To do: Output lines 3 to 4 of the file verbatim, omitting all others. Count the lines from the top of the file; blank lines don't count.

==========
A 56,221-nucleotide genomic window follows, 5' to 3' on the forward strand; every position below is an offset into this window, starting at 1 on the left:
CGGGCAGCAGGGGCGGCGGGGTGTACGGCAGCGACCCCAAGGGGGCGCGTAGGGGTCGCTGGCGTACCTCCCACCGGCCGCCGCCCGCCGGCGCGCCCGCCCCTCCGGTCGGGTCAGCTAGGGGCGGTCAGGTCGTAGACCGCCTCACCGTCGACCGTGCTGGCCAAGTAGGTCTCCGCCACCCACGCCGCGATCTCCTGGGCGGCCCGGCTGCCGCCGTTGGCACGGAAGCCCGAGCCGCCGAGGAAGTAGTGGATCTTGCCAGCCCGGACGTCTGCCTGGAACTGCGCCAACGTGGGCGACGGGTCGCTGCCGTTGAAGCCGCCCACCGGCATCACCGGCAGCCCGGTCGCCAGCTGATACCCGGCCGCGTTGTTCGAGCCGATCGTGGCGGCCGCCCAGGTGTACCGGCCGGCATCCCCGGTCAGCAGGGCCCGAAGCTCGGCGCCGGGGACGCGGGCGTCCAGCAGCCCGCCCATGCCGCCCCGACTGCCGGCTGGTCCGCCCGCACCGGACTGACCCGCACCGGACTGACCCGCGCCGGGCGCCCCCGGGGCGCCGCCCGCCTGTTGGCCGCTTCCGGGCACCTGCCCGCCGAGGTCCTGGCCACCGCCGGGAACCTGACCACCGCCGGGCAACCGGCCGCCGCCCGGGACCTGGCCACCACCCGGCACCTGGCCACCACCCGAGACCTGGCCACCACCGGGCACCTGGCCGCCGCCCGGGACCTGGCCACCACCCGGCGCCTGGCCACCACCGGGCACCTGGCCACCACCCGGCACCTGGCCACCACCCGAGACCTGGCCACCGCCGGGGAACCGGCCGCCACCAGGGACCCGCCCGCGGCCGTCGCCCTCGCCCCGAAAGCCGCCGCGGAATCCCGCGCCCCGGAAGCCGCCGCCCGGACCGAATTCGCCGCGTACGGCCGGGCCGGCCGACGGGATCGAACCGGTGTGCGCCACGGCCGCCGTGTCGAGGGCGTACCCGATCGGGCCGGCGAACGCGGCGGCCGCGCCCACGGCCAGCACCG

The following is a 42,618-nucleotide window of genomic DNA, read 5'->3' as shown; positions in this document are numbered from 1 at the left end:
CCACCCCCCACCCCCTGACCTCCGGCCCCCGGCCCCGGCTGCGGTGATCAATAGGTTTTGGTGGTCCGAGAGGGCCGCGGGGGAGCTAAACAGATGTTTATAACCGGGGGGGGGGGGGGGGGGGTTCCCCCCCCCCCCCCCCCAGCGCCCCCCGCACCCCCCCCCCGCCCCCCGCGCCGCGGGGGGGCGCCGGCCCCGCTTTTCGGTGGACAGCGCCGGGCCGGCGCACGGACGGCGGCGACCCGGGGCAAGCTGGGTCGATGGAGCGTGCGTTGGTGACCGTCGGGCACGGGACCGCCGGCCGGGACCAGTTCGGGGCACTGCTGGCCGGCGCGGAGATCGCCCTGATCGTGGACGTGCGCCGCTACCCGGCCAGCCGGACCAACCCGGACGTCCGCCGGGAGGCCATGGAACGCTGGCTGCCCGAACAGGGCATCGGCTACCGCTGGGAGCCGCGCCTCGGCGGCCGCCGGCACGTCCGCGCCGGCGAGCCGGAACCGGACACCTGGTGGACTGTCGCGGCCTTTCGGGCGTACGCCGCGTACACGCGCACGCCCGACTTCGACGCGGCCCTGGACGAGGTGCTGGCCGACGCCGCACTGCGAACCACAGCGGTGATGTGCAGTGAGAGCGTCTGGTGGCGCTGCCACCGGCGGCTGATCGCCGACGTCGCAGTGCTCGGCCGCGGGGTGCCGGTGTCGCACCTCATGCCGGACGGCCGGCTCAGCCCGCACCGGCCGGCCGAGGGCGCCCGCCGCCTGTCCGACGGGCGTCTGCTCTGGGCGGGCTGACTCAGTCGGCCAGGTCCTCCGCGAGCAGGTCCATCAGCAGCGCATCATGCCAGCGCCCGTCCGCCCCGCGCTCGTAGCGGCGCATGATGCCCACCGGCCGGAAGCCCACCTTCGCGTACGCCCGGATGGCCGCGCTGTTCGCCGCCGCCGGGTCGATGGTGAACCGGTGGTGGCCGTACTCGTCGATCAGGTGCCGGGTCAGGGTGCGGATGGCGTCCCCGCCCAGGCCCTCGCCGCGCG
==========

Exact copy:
The following is a 42,618-nucleotide window of genomic DNA, read 5'->3' as shown; positions in this document are numbered from 1 at the left end:
CCACCCCCCACCCCCTGACCTCCGGCCCCCGGCCCCGGCTGCGGTGATCAATAGGTTTTGGTGGTCCGAGAGGGCCGCGGGGGAGCTAAACAGATGTTTATAACCGGGGGGGGGGGGGGGGGGGTTCCCCCCCCCCCCCCCCCAGCGCCCCCCGCACCCCCCCCCCGCCCCCCGCGCCGCGGGGGGGCGCCGGCCCCGCTTTTCGGTGGACAGCGCCGGGCCGGCGCACGGACGGCGGCGACCCGGGGCAAGCTGGGTCGATGGAGCGTGCGTTGGTGACCGTCGGGCACGGGACCGCCGGCCGGGACCAGTTCGGGGCACTGCTGGCCGGCGCGGAGATCGCCCTGATCGTGGACGTGCGCCGCTACCCGGCCAGCCGGACCAACCCGGACGTCCGCCGGGAGGCCATGGAACGCTGGCTGCCCGAACAGGGCATCGGCTACCGCTGGGAGCCGCGCCTCGGCGGCCGCCGGCACGTCCGCGCCGGCGAGCCGGAACCGGACACCTGGTGGACTGTCGCGGCCTTTCGGGCGTACGCCGCGTACACGCGCACGCCCGACTTCGACGCGGCCCTGGACGAGGTGCTGGCCGACGCCGCACTGCGAACCACAGCGGTGATGTGCAGTGAGAGCGTCTGGTGGCGCTGCCACCGGCGGCTGATCGCCGACGTCGCAGTGCTCGGCCGCGGGGTGCCGGTGTCGCACCTCATGCCGGACGGCCGGCTCAGCCCGCACCGGCCGGCCGAGGGCGCCCGCCGCCTGTCCGACGGGCGTCTGCTCTGGGCGGGCTGACTCAGTCGGCCAGGTCCTCCGCGAGCAGGTCCATCAGCAGCGCATCATGCCAGCGCCCGTCCGCCCCGCGCTCGTAGCGGCGCATGATGCCCACCGGCCGGAAGCCCACCTTCGCGTACGCCCGGATGGCCGCGCTGTTCGCCGCCGCCGGGTCGATGGTGAACCGGTGGTGGCCGTACTCGTCGATCAGGTGCCGGGTCAGGGTGCGGATGGCGTCCCCGCCCAGGCCCTCGCCGCGCG